Another "mostly higher" week, led by a massive rally in all currencies. The only asset classes that fell for the week were silver bullion and gold stocks.
Bitcoin had another volatile week, but in the end recovered strongly from last week's "crash", leading all other asset classes by rising 52.5% to finish at 2,643 mg. It's not over yet, folks: expect more wild price action as newcomers work through the process of price discovery in a thinly traded market. For comparison, the London market trades about 640 tonnes of gold per day. Last week, Mt. Gox trading between bitcoins and USD had a daily average volume of 0.5 tonnes. In fact, the entire world supply of bitcoins currently has a value of about 30 tonnes, less than 5% of the gold traded each day in London.
The HUI gold miners hit a new 12-year low of 5.75 g on Wednesday, but rallied to close the week at 5.94 g, down 2.7%. I would not be surprised to see the 6.5 g level tested as resistance before another move down toward the old low at 4.2 g. As much as I believe that purchases of select mining stocks bought at these levels will do well over the next year or so, I would keep my power dry (in gold) until it is clear that gold stocks are once again in an uptrend. This will probably happen from significantly lower levels, giving more profit potential for lower risk than purchases made today.
The government-issued currencies were all much higher, led by the JPY, which rose 10.9%. The USD gained 9.2% to close at 22.1 mg, after trading as high as 22.5 mg on Tuesday. It is currently 35% above its half-life curve, in record high territory. To me, the USD is looking a lot like Bitcoin did last week. Nothing says it can't continue even higher for a while, but I'd be much more inclined to sell at these levels, and move to cash (gold).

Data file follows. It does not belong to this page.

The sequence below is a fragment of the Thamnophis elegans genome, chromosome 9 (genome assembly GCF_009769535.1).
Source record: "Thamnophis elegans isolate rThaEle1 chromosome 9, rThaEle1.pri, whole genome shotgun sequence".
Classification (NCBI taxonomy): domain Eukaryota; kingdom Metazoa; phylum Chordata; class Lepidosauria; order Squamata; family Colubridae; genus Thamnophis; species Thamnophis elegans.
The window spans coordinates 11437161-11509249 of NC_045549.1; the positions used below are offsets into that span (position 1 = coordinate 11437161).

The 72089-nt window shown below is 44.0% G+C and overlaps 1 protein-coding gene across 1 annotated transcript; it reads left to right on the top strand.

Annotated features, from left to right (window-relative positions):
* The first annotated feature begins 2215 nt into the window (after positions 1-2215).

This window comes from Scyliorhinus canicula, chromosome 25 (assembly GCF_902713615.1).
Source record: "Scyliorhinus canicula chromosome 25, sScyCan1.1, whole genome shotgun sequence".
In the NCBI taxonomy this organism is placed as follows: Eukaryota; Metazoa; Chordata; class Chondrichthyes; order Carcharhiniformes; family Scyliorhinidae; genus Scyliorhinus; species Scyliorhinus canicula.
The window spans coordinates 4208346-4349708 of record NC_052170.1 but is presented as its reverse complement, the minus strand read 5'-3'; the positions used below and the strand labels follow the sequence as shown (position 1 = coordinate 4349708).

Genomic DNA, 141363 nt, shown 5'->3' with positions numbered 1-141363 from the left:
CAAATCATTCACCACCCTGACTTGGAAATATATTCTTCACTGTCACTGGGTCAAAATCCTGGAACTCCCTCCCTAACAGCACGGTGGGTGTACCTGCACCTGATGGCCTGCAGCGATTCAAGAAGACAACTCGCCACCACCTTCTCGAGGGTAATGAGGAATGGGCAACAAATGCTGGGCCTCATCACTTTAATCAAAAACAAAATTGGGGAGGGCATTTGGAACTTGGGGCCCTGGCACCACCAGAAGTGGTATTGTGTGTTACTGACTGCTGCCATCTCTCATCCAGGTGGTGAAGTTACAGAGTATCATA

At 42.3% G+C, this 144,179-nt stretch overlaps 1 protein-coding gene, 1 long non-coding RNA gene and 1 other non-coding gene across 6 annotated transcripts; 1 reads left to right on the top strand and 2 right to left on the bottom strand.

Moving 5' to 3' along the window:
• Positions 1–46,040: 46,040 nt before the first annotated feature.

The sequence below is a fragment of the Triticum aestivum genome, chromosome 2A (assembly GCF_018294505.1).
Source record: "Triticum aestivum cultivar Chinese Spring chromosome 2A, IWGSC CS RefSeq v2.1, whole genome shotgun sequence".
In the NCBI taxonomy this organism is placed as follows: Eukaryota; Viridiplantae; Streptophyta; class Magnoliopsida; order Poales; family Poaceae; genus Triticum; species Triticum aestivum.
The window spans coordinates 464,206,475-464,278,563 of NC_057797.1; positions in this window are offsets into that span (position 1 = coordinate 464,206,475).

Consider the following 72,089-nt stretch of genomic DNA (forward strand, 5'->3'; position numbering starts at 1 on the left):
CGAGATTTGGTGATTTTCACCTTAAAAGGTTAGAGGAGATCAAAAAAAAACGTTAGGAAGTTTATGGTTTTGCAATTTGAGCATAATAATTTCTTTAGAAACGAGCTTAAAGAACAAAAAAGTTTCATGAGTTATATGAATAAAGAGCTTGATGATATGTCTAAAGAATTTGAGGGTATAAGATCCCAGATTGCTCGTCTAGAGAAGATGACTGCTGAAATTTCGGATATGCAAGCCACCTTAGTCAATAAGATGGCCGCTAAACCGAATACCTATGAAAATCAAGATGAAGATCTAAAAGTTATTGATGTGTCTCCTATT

Is this a central/bullion bank market manipulation? Is it due to concerns about Cyprus being forced to sell off its gold reserves? Was it sparked by April 15th tax selling in the US? Is a growth slowdown in China causing a global rush into the "safety" of government issued bonds and currency? Theories and speculations abound, but whatever the reason, I see this as a golden opportunity to trade out of overvalued paper assets and into real money: gold.
Bonds followed the USD higher, with the short term SHY gaining 9.3%, while the immensely popular long term TLT rose 10.1% to close at 2.72 g. TLT blew through resistance at 2.55 g, leaving the path higher clear to about 2.9 g.
Commodities were higher, with the exception of Silver, which fell 5.7% to 0.524 g, giving up all of its gains from last week and then some. Coffee was the week's biggest winner (aside from the ever volatile Bitcoin), gaining 14.4% to close at 31.3 mg/lb. Platinum gained 2.8% to close the week 1.4% above parity with gold.